Earlier this month, we ran the first ever DfT Group Digital, Data & Technology (DDaT) Profession Conference. Not only that, but it was an ‘unconference’.
DfT’s Rail Knowledge Management Team recently approached the Lab for help with a problem: new DfT employees needed to understand the complexities of the rail system.
In my previous Blog, Applying data science to policy, I talked about our first attempt at developing a data science software application to automate some painful parts of the policy consultation process. I alluded to challenges we faced and the …
Transport is a key part of most people’s day and so it inevitably ends up in the news. Much of this news appears in local papers, which make up the majority of the 700+ news outlets in the UK.
One of the great things about working at the Department for Transport (DfT) is that it’s a really outward-facing department. During my 3 years here, I’ve met people from all over the transport sector and this has broadened my horizons …
Around 95% of UK imports and exports are transported by sea. The companies and ports that handle this freight must submit data about their activity to the Department for Transport.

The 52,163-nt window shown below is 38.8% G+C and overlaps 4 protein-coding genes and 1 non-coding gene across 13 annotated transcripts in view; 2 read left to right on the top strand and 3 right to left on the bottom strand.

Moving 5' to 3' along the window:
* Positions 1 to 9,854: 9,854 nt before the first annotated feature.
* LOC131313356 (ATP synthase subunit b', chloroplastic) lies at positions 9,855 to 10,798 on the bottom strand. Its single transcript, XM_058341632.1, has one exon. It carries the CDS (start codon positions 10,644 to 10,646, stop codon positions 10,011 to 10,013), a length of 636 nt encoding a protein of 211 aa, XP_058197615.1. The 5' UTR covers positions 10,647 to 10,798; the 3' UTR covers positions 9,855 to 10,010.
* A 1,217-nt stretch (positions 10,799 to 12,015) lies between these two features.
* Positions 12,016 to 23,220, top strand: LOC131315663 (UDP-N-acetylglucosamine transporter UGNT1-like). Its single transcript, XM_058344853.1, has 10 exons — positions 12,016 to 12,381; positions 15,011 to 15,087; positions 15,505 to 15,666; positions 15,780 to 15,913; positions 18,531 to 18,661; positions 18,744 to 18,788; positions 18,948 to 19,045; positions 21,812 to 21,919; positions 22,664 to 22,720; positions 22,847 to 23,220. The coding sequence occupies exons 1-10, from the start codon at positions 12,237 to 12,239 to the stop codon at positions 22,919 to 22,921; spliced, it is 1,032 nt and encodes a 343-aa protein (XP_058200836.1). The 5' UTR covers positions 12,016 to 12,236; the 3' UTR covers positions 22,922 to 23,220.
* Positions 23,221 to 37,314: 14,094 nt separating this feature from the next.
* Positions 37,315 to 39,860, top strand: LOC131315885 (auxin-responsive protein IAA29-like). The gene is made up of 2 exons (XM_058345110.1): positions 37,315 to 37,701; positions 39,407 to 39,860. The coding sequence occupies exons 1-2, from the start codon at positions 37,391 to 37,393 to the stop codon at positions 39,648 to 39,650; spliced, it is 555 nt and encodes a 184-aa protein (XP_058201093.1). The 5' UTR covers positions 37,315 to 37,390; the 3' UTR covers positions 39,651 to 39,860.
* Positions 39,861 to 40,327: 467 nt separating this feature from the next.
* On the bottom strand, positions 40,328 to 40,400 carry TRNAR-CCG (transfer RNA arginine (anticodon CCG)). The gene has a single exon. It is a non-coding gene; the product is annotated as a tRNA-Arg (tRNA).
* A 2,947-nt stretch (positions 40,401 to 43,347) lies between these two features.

When people ask what I do, the conversation goes a bit like this… I’m an architect. Wow, you design buildings. No. So, you make those amazing building models. No. Oh. I model digital technologies.
I've been working with DfT Lab on a four week project looking at innovative methods of getting traffic data.
The Department for Transport receives around 70,000 bits of correspondence a year of various types, usually requiring a response.
My name is Gemma Currie and I’m an apprentice on the Civil Service Fast Track Apprenticeship Scheme.
I’m Alan Rider, Delivery Manager for the Department for Transport End User Compute Discovery.